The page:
Yes, please, do put me on the waiting list. Your explanations unfold and blossom, yet with brevity.

I never liked mystery movies, likely because I didn't approach them with the right perspective. Everyone has something to hide is right up there on the cynical scale with House's assumption that Everyone lies! I'd make a lousy detective I expect.


message 23: by Tim (new) - rated it 5 stars

Tim Weed Me too!


message 24: by Feliks (last edited Mar 07, 2013 11:27AM) (new) - rated it 3 stars

Feliks Adolf Hitler --of all people--hated mystery stories too, y'know. He loathed them. :)

"People who don't like mysteries are..anarchists!" -- Raymond Chandler

Because its all about 'order' which is disturbed; and then order which is restored.

"What one man can obscure..another man can discover" --Sherlock Holmes, The Case of the Dancing Men

"Commit a crime, and the world is made of glass" --Ralph Waldo Emerson


Give them a try!


message 25: by VJ (new) - rated it 3 stars

VJ Feliks wrote: "Adolf Hitler --of all people--hated mystery stories too, y'know. He loathed them. :)

Oh, why would you jump to him, right off the bat?

"People who don't like mysteries are..anarchists!" -- Raymond Chandler

Here is an emotion I can get with!

Because its all about 'order' which is ..."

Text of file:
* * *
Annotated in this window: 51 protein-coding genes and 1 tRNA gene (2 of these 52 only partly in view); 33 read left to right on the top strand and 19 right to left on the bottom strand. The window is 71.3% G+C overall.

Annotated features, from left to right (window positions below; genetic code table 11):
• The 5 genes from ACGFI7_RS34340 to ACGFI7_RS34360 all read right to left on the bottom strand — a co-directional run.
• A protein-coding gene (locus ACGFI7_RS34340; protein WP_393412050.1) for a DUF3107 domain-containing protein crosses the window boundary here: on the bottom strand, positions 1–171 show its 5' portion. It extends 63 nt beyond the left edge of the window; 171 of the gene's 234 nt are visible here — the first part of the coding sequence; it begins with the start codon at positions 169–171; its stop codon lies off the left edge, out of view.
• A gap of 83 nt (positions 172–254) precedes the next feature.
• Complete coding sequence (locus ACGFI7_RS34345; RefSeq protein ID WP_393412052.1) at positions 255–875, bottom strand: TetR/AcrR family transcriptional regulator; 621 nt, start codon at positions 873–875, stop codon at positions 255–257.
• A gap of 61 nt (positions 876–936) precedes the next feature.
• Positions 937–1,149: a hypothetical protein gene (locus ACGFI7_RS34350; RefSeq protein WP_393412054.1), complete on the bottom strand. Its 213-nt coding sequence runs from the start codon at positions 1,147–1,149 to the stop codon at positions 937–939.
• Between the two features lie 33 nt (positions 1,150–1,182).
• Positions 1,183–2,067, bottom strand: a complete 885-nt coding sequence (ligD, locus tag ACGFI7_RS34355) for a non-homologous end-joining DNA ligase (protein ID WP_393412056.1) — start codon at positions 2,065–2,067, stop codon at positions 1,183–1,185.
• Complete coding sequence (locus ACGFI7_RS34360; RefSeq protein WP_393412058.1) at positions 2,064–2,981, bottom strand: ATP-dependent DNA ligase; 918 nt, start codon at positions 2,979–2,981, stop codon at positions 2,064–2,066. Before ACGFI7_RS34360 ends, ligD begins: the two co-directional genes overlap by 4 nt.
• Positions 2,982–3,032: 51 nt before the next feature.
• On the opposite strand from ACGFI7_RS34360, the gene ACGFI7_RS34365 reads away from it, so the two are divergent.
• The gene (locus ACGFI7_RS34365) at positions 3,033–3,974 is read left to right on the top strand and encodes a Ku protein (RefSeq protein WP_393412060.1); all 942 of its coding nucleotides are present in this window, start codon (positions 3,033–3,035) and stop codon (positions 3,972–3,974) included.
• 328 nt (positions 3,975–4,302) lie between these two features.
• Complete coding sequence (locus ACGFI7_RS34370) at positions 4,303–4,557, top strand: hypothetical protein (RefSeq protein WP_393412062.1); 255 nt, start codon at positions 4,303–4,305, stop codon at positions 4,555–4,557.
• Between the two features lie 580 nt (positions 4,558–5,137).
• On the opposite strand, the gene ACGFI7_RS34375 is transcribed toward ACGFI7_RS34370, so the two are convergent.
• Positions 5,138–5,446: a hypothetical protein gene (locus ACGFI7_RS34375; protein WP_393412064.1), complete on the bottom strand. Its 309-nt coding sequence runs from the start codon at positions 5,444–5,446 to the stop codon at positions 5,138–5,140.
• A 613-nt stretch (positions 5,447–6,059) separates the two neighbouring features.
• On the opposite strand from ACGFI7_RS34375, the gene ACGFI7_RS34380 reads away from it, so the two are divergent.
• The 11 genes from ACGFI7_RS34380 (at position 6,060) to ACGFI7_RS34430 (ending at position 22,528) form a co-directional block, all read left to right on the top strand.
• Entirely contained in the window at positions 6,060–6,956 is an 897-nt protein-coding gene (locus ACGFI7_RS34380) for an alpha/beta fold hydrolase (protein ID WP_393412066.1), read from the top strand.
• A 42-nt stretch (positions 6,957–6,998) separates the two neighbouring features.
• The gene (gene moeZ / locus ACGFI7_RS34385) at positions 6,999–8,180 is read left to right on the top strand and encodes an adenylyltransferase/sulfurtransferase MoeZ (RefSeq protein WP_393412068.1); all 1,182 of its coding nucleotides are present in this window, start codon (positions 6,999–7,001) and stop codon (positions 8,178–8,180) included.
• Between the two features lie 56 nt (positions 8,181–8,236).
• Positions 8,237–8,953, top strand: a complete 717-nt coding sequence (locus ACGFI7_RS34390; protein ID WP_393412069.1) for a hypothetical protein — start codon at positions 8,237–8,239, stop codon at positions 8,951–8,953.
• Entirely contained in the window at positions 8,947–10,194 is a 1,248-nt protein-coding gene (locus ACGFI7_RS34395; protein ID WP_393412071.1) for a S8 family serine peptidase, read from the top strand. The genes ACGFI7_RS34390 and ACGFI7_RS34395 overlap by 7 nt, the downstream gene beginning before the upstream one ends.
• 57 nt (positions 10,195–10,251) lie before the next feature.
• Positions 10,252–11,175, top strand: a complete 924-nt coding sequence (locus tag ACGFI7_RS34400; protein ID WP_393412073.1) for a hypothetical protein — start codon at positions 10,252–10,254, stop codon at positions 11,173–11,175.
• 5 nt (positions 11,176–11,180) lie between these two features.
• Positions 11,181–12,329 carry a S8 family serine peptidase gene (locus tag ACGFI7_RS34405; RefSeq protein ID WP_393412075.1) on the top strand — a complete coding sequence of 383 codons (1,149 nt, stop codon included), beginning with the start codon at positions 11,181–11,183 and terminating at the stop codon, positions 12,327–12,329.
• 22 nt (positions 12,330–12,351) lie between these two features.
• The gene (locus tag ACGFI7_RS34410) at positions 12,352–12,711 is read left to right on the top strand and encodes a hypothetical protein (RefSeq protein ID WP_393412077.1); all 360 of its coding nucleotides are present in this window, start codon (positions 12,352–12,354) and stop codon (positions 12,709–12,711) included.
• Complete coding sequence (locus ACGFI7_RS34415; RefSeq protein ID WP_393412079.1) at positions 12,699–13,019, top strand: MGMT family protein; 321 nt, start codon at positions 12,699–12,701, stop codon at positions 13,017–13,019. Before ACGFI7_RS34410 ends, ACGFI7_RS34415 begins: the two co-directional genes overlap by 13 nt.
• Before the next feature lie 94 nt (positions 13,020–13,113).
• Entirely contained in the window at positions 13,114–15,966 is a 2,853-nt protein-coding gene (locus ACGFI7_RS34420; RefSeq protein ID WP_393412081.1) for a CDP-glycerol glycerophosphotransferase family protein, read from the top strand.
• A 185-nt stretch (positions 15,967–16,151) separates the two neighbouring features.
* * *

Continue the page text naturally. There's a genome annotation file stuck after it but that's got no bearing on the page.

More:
This one, not so much. I seek order, patterns in behavior. I have a terrible time figuring people out. Finding the order helps me build templates for understanding human behavior.

I do like Sherlock Holmes, but Emerson is not living in the 21st C where the world is much more of a stage and the backstage is getting murkier heartbeat by heartbeat.


Feliks Hitler illustrates the Chandler quote, that's all. He started off as an anarchist. In the world he envisioned (I suppose) there would be no mysteries. Not sure how he thought he would accomplish that. But is that what you want to be? A disruptor of society? :D

Emerson: I think today crooks have a harder time than they've ever had. CSI techniques; watch lists; cameras which snap photos of your license plate as you whiff a redlight..


message 27: by VJ (new) - rated it 3 stars

VJ Feliks wrote: "Hitler illustrates the Chandler quote, that's all. He started off as an anarchist. In the world he envisioned (I suppose) there would be no mysteries. Not sure how he thought he would accomplish th..."

Ah! Gotcha. I suppose I would like disrupting thought that reflects no engagement with life, no tolerance of the absurd. I like mysteries, just not figuring certain ones out. People are the great mystery I fathom.

Emerson: We, as a culture, have become adept at developing techniques to cope with the behavior we have not yet figured out how to curb. They may get caught through the use of the techniques, but the courts will only let them go free, for a'that.


Kerry I was involved in a theater production 'Of Mice and Men.' We either rehearsed or performed the play almost every day for over a month. It is truly an excellent piece of writing, Steinbeck gets to the essence of his characters in a clear and concise manner. It's like everybody is a victim of circumstance.